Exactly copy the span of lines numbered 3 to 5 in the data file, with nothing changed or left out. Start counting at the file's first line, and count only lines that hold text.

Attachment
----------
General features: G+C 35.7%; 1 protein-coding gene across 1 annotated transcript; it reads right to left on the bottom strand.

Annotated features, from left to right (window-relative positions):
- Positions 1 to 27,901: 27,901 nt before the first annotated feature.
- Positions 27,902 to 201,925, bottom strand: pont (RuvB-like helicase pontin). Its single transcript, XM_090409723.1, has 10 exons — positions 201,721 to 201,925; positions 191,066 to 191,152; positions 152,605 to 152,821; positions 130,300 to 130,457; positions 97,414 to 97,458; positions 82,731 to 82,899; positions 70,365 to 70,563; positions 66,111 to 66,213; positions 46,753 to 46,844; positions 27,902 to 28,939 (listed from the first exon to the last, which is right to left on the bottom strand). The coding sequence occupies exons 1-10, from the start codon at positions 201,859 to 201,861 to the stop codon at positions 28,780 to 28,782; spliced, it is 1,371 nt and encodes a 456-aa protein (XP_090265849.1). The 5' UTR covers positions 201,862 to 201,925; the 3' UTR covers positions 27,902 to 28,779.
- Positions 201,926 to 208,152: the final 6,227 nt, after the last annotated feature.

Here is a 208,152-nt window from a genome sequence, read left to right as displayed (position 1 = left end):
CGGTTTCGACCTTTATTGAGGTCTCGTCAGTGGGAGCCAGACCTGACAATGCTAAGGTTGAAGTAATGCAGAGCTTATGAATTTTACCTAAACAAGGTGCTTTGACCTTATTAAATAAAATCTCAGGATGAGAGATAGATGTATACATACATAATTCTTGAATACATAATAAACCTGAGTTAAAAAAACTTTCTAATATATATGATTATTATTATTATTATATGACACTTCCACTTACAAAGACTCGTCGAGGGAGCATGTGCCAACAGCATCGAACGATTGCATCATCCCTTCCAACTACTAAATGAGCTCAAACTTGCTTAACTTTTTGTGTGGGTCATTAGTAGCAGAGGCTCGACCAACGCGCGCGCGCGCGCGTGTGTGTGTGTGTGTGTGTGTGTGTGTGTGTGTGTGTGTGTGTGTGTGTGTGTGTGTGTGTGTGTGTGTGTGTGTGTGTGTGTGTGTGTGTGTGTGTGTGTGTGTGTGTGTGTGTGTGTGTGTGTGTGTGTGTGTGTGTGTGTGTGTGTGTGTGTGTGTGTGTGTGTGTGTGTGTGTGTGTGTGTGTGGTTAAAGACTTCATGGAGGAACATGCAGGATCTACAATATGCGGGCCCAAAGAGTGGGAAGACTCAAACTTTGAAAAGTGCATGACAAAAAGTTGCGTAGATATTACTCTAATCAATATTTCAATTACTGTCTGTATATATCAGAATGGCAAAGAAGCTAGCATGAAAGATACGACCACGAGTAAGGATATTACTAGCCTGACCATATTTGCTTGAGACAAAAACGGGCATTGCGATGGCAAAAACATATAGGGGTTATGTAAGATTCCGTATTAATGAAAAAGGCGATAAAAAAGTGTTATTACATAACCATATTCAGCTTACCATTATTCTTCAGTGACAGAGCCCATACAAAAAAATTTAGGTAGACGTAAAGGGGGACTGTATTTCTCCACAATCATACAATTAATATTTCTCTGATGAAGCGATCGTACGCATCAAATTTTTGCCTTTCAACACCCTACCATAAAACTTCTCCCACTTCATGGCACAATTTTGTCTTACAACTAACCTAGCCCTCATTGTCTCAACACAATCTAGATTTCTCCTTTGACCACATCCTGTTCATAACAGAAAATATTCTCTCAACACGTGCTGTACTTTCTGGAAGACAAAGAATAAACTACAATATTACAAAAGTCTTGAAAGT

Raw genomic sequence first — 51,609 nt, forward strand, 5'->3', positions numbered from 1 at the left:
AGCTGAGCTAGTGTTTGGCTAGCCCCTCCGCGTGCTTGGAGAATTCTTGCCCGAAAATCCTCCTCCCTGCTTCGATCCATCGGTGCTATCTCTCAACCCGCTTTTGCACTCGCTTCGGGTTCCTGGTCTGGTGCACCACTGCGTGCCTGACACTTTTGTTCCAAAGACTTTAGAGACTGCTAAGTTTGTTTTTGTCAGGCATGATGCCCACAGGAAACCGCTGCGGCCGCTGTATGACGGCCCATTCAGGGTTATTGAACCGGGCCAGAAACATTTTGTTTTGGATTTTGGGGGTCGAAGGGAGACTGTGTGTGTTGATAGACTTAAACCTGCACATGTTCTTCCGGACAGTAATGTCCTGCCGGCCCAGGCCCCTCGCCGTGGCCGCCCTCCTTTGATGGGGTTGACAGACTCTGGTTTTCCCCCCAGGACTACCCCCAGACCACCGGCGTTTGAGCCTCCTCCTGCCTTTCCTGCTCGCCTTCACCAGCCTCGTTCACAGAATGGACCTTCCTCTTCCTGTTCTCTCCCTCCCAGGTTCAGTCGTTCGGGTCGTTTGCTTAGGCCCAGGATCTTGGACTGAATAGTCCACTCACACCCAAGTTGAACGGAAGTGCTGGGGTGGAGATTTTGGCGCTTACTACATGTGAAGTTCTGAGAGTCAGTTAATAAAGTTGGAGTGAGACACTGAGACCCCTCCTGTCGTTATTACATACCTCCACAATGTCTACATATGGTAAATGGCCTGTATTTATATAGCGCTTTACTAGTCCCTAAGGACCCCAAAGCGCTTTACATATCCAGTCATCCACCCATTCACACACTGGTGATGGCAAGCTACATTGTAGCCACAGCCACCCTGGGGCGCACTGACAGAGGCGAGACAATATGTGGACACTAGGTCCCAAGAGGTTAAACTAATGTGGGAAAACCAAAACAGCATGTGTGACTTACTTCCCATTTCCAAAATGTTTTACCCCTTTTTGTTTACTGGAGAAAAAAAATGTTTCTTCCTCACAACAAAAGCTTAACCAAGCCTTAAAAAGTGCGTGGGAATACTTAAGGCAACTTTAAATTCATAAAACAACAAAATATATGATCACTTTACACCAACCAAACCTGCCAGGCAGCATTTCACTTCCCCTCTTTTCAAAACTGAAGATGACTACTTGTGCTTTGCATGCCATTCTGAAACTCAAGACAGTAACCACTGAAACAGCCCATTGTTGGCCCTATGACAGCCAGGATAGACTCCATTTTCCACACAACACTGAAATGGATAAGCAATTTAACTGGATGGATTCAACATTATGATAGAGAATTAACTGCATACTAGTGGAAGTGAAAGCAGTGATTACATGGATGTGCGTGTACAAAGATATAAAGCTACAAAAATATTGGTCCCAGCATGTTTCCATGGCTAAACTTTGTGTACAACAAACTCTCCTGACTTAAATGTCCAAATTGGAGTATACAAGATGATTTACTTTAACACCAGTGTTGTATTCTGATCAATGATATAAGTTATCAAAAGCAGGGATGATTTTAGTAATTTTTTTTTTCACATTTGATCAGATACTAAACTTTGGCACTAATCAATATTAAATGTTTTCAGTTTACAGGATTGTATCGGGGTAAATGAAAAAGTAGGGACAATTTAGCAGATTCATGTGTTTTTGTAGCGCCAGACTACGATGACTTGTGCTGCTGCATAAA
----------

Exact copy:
- Positions 1 to 27,901: 27,901 nt before the first annotated feature.
- Positions 27,902 to 201,925, bottom strand: pont (RuvB-like helicase pontin). Its single transcript, XM_090409723.1, has 10 exons — positions 201,721 to 201,925; positions 191,066 to 191,152; positions 152,605 to 152,821; positions 130,300 to 130,457; positions 97,414 to 97,458; positions 82,731 to 82,899; positions 70,365 to 70,563; positions 66,111 to 66,213; positions 46,753 to 46,844; positions 27,902 to 28,939 (listed from the first exon to the last, which is right to left on the bottom strand). The coding sequence occupies exons 1-10, from the start codon at positions 201,859 to 201,861 to the stop codon at positions 28,780 to 28,782; spliced, it is 1,371 nt and encodes a 456-aa protein (XP_090265849.1). The 5' UTR covers positions 201,862 to 201,925; the 3' UTR covers positions 27,902 to 28,779.
- Positions 201,926 to 208,152: the final 6,227 nt, after the last annotated feature.